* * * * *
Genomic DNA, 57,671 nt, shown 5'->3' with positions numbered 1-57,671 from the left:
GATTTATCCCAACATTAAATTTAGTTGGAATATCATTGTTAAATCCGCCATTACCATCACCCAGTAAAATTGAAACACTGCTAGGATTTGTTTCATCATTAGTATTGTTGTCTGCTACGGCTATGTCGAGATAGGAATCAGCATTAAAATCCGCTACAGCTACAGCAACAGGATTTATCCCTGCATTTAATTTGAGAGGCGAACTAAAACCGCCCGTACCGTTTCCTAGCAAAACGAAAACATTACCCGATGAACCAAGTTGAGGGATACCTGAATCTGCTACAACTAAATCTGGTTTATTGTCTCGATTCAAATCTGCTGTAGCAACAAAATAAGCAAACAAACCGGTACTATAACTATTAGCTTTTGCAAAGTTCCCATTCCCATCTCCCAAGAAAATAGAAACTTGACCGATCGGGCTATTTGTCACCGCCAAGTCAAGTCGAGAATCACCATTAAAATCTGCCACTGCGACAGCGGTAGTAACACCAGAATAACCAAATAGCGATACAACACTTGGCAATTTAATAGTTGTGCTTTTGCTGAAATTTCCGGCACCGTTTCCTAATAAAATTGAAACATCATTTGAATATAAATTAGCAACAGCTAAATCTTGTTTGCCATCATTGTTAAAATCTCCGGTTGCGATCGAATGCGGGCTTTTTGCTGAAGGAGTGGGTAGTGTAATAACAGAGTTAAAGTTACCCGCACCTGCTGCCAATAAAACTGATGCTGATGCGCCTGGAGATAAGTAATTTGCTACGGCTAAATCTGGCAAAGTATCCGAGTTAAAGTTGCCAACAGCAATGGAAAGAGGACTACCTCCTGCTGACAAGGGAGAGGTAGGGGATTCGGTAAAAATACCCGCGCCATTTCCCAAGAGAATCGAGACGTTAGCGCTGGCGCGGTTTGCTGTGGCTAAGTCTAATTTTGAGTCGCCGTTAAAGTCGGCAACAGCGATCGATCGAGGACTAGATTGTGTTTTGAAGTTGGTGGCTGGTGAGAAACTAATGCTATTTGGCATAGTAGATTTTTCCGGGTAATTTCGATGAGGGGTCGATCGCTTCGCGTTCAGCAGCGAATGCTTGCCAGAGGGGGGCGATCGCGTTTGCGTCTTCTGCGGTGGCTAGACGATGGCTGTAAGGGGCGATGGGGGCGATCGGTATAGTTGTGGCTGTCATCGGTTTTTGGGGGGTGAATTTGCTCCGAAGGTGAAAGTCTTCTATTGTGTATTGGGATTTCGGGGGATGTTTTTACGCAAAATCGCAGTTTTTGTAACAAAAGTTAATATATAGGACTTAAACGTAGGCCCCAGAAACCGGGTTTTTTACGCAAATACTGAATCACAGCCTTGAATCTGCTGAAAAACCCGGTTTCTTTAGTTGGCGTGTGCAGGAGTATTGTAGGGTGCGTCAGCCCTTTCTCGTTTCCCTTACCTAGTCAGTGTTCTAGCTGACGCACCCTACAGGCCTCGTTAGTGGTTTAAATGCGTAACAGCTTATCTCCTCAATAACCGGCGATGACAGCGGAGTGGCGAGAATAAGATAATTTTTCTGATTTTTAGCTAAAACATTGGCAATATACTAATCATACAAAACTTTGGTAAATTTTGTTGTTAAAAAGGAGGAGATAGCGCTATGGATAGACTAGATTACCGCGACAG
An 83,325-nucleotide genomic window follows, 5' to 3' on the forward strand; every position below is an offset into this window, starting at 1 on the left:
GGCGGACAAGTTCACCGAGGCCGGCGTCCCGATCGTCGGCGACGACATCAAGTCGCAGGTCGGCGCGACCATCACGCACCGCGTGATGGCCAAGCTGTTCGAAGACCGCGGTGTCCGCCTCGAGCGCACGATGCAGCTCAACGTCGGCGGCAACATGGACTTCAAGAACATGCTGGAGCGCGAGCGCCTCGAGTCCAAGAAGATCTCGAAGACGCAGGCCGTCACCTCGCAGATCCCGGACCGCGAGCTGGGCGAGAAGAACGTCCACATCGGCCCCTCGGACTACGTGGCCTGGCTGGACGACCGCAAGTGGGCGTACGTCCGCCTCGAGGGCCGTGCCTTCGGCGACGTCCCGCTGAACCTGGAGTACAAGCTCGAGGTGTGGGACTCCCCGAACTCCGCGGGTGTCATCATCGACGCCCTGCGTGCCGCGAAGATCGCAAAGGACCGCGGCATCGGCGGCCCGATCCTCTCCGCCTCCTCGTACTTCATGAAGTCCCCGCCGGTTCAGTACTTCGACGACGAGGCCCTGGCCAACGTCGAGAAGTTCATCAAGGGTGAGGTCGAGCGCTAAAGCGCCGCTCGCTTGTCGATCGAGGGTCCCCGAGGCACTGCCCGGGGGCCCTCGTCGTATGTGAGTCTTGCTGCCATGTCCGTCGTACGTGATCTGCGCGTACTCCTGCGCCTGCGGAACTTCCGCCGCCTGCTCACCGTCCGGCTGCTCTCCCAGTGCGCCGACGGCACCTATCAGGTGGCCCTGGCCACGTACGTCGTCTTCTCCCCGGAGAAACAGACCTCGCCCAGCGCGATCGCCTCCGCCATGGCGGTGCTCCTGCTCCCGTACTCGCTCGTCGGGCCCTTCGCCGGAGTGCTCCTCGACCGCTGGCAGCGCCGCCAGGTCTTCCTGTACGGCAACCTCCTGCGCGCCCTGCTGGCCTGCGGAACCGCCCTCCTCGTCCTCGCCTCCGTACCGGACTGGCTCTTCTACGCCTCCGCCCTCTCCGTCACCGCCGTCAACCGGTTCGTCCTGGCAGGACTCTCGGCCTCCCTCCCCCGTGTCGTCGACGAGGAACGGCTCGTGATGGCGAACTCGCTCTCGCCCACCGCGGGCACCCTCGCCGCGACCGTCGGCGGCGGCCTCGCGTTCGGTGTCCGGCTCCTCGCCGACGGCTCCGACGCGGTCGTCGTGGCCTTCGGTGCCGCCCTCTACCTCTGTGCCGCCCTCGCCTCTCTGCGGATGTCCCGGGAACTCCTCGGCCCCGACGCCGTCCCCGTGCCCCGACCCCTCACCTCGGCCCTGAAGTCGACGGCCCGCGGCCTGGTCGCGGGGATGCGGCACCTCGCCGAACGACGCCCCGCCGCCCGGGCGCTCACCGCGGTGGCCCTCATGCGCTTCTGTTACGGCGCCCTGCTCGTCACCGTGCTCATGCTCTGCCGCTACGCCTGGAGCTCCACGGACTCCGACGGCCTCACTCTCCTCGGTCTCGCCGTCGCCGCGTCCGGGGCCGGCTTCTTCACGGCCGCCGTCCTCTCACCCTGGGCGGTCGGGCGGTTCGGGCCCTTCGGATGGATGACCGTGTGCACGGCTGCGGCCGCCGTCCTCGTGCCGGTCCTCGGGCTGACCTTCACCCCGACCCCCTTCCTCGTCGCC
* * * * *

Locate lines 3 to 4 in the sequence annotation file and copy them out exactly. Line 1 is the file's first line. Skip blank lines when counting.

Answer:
An 83,325-nucleotide genomic window follows, 5' to 3' on the forward strand; every position below is an offset into this window, starting at 1 on the left:
GGCGGACAAGTTCACCGAGGCCGGCGTCCCGATCGTCGGCGACGACATCAAGTCGCAGGTCGGCGCGACCATCACGCACCGCGTGATGGCCAAGCTGTTCGAAGACCGCGGTGTCCGCCTCGAGCGCACGATGCAGCTCAACGTCGGCGGCAACATGGACTTCAAGAACATGCTGGAGCGCGAGCGCCTCGAGTCCAAGAAGATCTCGAAGACGCAGGCCGTCACCTCGCAGATCCCGGACCGCGAGCTGGGCGAGAAGAACGTCCACATCGGCCCCTCGGACTACGTGGCCTGGCTGGACGACCGCAAGTGGGCGTACGTCCGCCTCGAGGGCCGTGCCTTCGGCGACGTCCCGCTGAACCTGGAGTACAAGCTCGAGGTGTGGGACTCCCCGAACTCCGCGGGTGTCATCATCGACGCCCTGCGTGCCGCGAAGATCGCAAAGGACCGCGGCATCGGCGGCCCGATCCTCTCCGCCTCCTCGTACTTCATGAAGTCCCCGCCGGTTCAGTACTTCGACGACGAGGCCCTGGCCAACGTCGAGAAGTTCATCAAGGGTGAGGTCGAGCGCTAAAGCGCCGCTCGCTTGTCGATCGAGGGTCCCCGAGGCACTGCCCGGGGGCCCTCGTCGTATGTGAGTCTTGCTGCCATGTCCGTCGTACGTGATCTGCGCGTACTCCTGCGCCTGCGGAACTTCCGCCGCCTGCTCACCGTCCGGCTGCTCTCCCAGTGCGCCGACGGCACCTATCAGGTGGCCCTGGCCACGTACGTCGTCTTCTCCCCGGAGAAACAGACCTCGCCCAGCGCGATCGCCTCCGCCATGGCGGTGCTCCTGCTCCCGTACTCGCTCGTCGGGCCCTTCGCCGGAGTGCTCCTCGACCGCTGGCAGCGCCGCCAGGTCTTCCTGTACGGCAACCTCCTGCGCGCCCTGCTGGCCTGCGGAACCGCCCTCCTCGTCCTCGCCTCCGTACCGGACTGGCTCTTCTACGCCTCCGCCCTCTCCGTCACCGCCGTCAACCGGTTCGTCCTGGCAGGACTCTCGGCCTCCCTCCCCCGTGTCGTCGACGAGGAACGGCTCGTGATGGCGAACTCGCTCTCGCCCACCGCGGGCACCCTCGCCGCGACCGTCGGCGGCGGCCTCGCGTTCGGTGTCCGGCTCCTCGCCGACGGCTCCGACGCGGTCGTCGTGGCCTTCGGTGCCGCCCTCTACCTCTGTGCCGCCCTCGCCTCTCTGCGGATGTCCCGGGAACTCCTCGGCCCCGACGCCGTCCCCGTGCCCCGACCCCTCACCTCGGCCCTGAAGTCGACGGCCCGCGGCCTGGTCGCGGGGATGCGGCACCTCGCCGAACGACGCCCCGCCGCCCGGGCGCTCACCGCGGTGGCCCTCATGCGCTTCTGTTACGGCGCCCTGCTCGTCACCGTGCTCATGCTCTGCCGCTACGCCTGGAGCTCCACGGACTCCGACGGCCTCACTCTCCTCGGTCTCGCCGTCGCCGCGTCCGGGGCCGGCTTCTTCACGGCCGCCGTCCTCTCACCCTGGGCGGTCGGGCGGTTCGGGCCCTTCGGATGGATGACCGTGTGCACGGCTGCGGCCGCCGTCCTCGTGCCGGTCCTCGGGCTGACCTTCACCCCGACCCCCTTCCTCGTCGCC